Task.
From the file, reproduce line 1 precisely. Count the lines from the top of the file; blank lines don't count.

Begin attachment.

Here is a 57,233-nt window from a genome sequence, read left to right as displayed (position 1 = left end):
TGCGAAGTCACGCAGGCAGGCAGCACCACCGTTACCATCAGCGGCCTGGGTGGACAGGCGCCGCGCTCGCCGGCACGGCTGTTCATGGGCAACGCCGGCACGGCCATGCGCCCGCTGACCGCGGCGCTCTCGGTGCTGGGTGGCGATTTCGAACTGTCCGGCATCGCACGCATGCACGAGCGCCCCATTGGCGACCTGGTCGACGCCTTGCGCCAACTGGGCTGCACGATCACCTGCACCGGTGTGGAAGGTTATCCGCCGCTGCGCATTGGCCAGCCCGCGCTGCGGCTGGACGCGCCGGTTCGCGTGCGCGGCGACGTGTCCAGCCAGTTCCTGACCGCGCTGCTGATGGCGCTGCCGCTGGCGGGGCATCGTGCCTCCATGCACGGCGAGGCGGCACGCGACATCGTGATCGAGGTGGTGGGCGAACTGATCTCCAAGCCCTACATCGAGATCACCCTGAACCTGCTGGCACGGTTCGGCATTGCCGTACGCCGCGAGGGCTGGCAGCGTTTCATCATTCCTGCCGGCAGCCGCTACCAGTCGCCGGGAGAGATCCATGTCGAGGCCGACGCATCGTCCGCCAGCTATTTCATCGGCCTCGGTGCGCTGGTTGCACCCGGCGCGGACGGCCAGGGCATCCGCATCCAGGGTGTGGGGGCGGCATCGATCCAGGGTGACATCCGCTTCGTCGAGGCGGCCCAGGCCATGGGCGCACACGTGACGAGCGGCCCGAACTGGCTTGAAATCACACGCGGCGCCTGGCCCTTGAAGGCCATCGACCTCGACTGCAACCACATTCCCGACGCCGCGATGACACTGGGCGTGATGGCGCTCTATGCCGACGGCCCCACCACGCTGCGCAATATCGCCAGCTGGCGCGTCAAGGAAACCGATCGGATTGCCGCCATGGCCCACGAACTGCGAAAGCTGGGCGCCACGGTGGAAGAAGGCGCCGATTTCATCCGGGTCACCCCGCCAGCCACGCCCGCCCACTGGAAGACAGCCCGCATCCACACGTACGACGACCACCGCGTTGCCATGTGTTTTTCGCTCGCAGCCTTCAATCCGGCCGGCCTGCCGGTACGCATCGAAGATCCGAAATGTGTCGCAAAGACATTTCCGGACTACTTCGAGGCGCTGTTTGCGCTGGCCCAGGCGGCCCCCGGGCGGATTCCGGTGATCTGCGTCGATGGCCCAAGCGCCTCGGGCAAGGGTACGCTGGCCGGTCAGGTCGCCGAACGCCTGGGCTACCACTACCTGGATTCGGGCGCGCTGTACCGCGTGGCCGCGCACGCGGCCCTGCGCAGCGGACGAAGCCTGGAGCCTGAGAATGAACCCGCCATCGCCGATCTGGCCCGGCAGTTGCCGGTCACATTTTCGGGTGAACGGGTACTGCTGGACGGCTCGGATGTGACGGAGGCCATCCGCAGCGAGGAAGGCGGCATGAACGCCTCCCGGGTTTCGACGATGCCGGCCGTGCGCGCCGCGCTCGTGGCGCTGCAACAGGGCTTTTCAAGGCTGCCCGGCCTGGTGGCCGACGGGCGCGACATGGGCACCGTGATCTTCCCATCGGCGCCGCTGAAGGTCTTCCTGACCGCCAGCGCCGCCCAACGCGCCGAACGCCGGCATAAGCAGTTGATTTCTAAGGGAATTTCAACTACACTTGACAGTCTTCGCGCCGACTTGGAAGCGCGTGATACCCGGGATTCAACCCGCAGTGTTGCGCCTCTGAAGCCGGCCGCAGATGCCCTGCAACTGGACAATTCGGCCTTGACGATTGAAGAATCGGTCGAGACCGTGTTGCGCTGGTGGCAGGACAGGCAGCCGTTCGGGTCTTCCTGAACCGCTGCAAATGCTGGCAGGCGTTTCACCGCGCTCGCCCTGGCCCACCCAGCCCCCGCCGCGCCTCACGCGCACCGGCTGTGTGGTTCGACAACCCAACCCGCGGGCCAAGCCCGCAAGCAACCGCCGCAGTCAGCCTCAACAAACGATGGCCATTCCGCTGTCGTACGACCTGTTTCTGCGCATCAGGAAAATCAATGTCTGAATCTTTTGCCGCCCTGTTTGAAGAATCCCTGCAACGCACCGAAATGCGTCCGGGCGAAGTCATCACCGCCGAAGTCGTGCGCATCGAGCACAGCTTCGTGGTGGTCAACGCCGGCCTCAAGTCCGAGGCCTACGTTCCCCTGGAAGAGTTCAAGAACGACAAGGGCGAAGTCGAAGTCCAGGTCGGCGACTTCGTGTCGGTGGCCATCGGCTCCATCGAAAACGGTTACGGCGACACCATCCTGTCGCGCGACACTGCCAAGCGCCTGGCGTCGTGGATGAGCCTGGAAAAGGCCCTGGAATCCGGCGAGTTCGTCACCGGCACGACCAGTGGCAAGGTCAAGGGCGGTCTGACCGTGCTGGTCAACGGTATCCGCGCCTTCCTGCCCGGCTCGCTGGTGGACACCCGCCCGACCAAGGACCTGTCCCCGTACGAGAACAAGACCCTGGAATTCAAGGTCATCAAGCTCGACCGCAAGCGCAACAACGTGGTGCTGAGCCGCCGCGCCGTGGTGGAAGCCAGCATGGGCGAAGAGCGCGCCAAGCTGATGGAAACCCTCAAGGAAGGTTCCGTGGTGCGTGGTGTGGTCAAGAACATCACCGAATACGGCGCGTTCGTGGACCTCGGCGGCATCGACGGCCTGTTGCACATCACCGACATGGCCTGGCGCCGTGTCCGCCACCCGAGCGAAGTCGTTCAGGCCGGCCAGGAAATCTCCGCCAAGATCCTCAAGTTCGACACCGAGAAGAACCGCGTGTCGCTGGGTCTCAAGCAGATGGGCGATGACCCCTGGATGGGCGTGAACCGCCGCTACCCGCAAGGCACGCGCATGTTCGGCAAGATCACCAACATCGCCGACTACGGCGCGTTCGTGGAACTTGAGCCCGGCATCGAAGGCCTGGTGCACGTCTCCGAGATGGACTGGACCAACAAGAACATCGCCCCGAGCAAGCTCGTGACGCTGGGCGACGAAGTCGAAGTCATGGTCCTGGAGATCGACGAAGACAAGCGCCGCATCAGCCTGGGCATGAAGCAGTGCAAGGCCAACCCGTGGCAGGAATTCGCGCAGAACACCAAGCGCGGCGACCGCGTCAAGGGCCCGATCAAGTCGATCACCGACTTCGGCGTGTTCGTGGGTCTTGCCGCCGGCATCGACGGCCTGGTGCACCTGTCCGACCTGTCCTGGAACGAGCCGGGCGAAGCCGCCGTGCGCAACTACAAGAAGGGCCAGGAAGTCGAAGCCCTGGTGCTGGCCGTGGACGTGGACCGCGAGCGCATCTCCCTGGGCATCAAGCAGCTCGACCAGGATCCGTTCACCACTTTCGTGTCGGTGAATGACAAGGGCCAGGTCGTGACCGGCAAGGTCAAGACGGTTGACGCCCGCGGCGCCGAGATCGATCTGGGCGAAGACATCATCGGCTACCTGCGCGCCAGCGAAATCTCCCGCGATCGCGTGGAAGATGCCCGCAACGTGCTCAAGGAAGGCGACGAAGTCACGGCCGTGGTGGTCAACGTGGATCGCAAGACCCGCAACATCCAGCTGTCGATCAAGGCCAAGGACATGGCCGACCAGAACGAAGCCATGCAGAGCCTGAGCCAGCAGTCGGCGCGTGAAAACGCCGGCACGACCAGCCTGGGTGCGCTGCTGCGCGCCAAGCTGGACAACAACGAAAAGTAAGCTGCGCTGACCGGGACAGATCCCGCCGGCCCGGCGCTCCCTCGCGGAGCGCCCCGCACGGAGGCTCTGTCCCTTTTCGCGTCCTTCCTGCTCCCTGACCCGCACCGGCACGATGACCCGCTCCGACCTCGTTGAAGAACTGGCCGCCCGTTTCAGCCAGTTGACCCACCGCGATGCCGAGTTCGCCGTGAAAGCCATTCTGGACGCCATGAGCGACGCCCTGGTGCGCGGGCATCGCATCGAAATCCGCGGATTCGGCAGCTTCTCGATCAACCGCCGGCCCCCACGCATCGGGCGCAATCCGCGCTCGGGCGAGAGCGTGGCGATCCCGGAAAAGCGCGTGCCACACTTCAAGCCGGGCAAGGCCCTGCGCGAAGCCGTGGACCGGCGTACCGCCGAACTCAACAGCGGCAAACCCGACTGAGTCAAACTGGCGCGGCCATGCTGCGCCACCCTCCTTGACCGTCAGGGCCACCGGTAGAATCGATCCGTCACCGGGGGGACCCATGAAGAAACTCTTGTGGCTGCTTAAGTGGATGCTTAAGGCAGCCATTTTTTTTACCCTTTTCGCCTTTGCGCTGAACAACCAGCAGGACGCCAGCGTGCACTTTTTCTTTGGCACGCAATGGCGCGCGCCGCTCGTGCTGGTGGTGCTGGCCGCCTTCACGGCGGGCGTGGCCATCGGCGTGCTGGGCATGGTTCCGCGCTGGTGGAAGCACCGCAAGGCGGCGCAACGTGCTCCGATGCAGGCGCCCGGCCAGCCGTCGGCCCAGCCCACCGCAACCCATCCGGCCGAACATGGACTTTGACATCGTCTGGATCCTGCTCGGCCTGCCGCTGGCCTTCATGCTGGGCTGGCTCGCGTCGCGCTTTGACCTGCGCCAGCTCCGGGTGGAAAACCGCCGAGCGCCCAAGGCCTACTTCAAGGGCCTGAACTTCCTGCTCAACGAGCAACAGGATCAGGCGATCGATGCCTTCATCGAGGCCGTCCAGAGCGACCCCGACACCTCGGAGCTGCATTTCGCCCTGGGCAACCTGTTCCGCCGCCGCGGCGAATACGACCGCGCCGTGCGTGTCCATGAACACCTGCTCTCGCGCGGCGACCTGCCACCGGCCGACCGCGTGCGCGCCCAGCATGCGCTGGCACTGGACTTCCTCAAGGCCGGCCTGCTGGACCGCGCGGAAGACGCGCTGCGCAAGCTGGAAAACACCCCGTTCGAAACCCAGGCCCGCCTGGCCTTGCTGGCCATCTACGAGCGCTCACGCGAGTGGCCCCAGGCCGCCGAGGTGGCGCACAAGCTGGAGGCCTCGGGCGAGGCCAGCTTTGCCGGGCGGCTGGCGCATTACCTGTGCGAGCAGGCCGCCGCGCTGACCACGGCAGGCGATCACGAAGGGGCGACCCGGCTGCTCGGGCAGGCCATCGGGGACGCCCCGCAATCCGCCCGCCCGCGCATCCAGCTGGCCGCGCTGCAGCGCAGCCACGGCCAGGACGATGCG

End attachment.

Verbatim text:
Here is a 57,233-nt window from a genome sequence, read left to right as displayed (position 1 = left end):